Scott notes some of the cons in VRF systems that should be taken under consideration in his view,” Technician’s must be properly trained to install and diagnose VRF systems and thus training needs to be manufacturer-specific. In theory, the level of technician that works on these system-types should be at a higher level, but the reality is, your average property owner can’t tell the difference between a capable technician and an incapable one. Skill availability is particularly worse in remote or outlying areas. Technology has also advanced so rapidly in recent times, we find our VRF systems may soon contain obsolete technology. Most of the major players have good support, but it’s a concern that spares may not be available when you need them in future. Further, as large amounts of electronics are used, they can be susceptible to power spikes as has been mentioned, while this is true for all electrical equipment.”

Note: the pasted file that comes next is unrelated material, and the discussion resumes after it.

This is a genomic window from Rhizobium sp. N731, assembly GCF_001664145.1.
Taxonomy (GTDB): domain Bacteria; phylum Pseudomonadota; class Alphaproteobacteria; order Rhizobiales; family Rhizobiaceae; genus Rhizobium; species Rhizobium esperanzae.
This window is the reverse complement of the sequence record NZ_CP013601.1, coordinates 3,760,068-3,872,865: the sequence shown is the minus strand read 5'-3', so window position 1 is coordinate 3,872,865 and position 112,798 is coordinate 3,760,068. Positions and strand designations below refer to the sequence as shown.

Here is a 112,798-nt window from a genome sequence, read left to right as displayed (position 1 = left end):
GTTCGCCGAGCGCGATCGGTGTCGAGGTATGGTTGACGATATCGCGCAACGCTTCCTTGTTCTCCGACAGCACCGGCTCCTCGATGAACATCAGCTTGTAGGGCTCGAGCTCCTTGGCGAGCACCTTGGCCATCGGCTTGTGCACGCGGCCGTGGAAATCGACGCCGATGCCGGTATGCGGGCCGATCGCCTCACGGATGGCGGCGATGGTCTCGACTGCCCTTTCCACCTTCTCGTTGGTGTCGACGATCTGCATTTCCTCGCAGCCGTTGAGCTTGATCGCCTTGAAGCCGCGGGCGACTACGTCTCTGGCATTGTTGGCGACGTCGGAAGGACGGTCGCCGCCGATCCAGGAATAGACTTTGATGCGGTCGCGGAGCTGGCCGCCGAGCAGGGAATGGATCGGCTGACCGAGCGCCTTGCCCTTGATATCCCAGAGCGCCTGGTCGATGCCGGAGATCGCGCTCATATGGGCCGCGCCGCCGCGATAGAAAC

All suppliers have the strategy of regular site visits in support of the installation teams to ensure the system is installed correctly. Not all suppliers perform the actual commissioning themselves and leave it up to their contractor base. The installation in VRF systems requires many Ref-Net joins and if these joins are not levelled correctly they will create ‘dead legs’ in the system and cause functionality issues which is one element we have seen a number of times in the installation process. The ease of the installation really all comes down to the technical expertise of the technicians and can also be perceived as a negative for this solution because we have unfortunately seen some terrible work out in the field, and this damages the overall reputation of VRF as a solution,” notes Ferdinandi.